Thursday, 3 July 2014

Am I Defined by One Action?

As family historians we want to tell the story of our ancestors, to bring them to life and to add personality to the names and dates and this is a laudable desire.

Potential issues can arise in the telling of the story. There was a discussion last year (September 19) around a question posed by Thomas MacEntee on the "Right to Do Genealogy" . The question was "what right did we have to do genealogy and share and publicise people's secrets"

After a lot of discussion among the genealogy online world the general idea was we had the right to do the research but we also had an ethical obligation "to do no harm".

In more modern times we have access to quite a lot of information about people, often from multiple sources, some within people's memory so it becomes a lot easier to write a story of the person showing all aspects of them.

Further back in time we see our ancestors via the records that are left, the vital record, the court case or the newspaper report. Often this is only a snapshot in time.

Do I write the military stories of my soldiers: who fought at Gallipoli and survived,  who fought on the Western Front for a time period and was wounded, the soldier who was sent back to to the Front but to different unit to the one he left, the soldier who was found in the house of ill-repute, the soldier who spent three years in a military prison.

Each of these is a good story worth telling. 

However they are definitely better told as the whole story. Each of these snapshots in time relate to just one soldier's experience of a long, long war and together make a whole.

Should I tell the story of the woman who was arrested for neglecting her child while being under the influence of alcohol? 

Do I instead tell the story of the woman who had received the news that her husband and her son had both been killed on the same day? That bit did not get into the news when the temperance paper reported the arrest six weeks later.

Today we know that sensational news sells papers,  good news stories rarely make it into print.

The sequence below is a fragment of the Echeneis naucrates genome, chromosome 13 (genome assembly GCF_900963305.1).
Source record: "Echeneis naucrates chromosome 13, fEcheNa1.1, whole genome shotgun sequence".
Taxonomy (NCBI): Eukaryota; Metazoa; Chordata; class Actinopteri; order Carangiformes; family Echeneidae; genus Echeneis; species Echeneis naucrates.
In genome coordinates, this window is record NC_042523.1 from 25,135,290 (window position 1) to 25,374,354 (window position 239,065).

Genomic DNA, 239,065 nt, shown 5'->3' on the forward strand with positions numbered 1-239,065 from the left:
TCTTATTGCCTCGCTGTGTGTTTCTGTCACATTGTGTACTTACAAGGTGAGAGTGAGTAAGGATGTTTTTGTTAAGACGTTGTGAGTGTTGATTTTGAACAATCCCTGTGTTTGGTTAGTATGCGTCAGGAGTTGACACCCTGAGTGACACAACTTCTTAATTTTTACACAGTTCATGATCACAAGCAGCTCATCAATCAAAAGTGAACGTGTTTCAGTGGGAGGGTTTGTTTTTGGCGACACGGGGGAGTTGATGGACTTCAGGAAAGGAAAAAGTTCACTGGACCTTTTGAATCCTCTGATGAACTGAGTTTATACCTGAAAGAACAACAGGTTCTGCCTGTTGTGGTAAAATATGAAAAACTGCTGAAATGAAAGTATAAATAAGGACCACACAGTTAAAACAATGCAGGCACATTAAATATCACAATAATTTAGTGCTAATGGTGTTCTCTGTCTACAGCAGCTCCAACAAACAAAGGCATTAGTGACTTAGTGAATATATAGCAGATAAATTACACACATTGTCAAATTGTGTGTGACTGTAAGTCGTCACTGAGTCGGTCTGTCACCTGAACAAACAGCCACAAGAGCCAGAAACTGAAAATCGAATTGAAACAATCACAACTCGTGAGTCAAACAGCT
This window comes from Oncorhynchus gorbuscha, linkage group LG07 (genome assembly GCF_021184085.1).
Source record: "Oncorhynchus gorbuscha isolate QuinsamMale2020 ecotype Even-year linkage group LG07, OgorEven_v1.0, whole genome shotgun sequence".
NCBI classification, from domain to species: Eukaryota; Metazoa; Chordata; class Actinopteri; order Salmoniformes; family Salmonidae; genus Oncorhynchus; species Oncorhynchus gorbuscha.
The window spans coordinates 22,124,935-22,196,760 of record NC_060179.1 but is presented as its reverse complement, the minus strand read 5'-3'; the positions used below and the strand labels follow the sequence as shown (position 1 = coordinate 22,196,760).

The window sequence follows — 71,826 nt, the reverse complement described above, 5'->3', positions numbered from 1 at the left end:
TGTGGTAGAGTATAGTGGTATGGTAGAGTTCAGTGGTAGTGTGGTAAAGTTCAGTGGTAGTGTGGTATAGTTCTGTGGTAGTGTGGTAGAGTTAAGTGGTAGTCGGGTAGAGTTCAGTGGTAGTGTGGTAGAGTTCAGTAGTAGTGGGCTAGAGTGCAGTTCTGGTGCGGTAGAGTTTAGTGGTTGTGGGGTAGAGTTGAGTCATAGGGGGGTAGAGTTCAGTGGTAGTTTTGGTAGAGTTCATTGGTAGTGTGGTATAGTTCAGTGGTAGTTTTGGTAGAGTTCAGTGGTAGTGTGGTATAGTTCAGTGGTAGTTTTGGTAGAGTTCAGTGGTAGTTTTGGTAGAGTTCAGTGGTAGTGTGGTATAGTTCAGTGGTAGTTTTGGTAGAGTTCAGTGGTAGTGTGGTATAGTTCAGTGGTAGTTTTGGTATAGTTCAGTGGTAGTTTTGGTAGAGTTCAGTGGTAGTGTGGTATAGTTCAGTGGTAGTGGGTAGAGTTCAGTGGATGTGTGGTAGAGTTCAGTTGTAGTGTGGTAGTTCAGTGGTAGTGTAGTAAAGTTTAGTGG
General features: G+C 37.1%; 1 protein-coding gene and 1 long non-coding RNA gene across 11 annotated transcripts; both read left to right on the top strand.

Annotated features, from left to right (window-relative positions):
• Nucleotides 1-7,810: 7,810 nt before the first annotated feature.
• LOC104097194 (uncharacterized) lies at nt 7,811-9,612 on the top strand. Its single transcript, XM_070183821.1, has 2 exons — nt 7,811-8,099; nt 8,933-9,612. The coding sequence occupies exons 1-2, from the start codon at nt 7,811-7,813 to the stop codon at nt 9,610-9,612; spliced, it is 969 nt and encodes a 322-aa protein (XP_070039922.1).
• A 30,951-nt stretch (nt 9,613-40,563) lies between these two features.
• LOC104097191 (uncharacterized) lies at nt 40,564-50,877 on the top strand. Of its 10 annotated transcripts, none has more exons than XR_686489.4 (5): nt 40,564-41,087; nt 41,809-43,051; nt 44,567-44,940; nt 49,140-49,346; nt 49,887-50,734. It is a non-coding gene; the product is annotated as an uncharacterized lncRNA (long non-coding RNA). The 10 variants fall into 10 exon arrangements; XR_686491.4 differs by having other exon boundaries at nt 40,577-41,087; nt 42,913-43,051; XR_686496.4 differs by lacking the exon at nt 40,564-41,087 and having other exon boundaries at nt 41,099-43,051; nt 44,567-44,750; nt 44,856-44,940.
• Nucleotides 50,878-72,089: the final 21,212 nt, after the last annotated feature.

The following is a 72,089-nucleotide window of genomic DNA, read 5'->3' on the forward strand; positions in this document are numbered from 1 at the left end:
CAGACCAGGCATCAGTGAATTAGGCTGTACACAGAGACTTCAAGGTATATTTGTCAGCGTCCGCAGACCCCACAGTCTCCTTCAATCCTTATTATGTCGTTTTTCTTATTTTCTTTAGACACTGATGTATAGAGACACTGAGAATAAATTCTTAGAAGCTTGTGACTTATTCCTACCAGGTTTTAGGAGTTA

Do we really think times have changed and that the past was any different? It is often said the winning side writes history.

So do you write the snapshot in time which may only show one facet of a person? Is that ethical? How do you decide what to write? What do you do?



  1. Helen, I have read and reread your post several times. It really got me thinking. I blog about family history. I started when I first took over my Dad's genealogy research after health issues prevented him from continuing. Because of the way I started, I started the blog to connect with my far-flung younger generation in order to entice one of them to become as passionate as me. They are true millennial; they live on their mobile devices. I try to write shorter posts. There is no way to do that without defining "one action."

    And that's why your post got my attention and made me think so hard. I still don't know how I feel. Sometimes I highlight one heroic moment, sometimes a moment which was not so heroic. How do I balance that out?

  2. Schalene, that is a great way of sharing the family stories with the younger generation. Maybe ways of expanding the context could be with links to other posts of yours about that person or comments about how this action is just one of the stories of their lives and more will come another day.

  3. A thought-provoking article Helen, and one to which I don't have a "one size fits all" answer. Whenever I write a story I try to balance the bare facts with social and personal context...a "there but for the grace of God" perspective.


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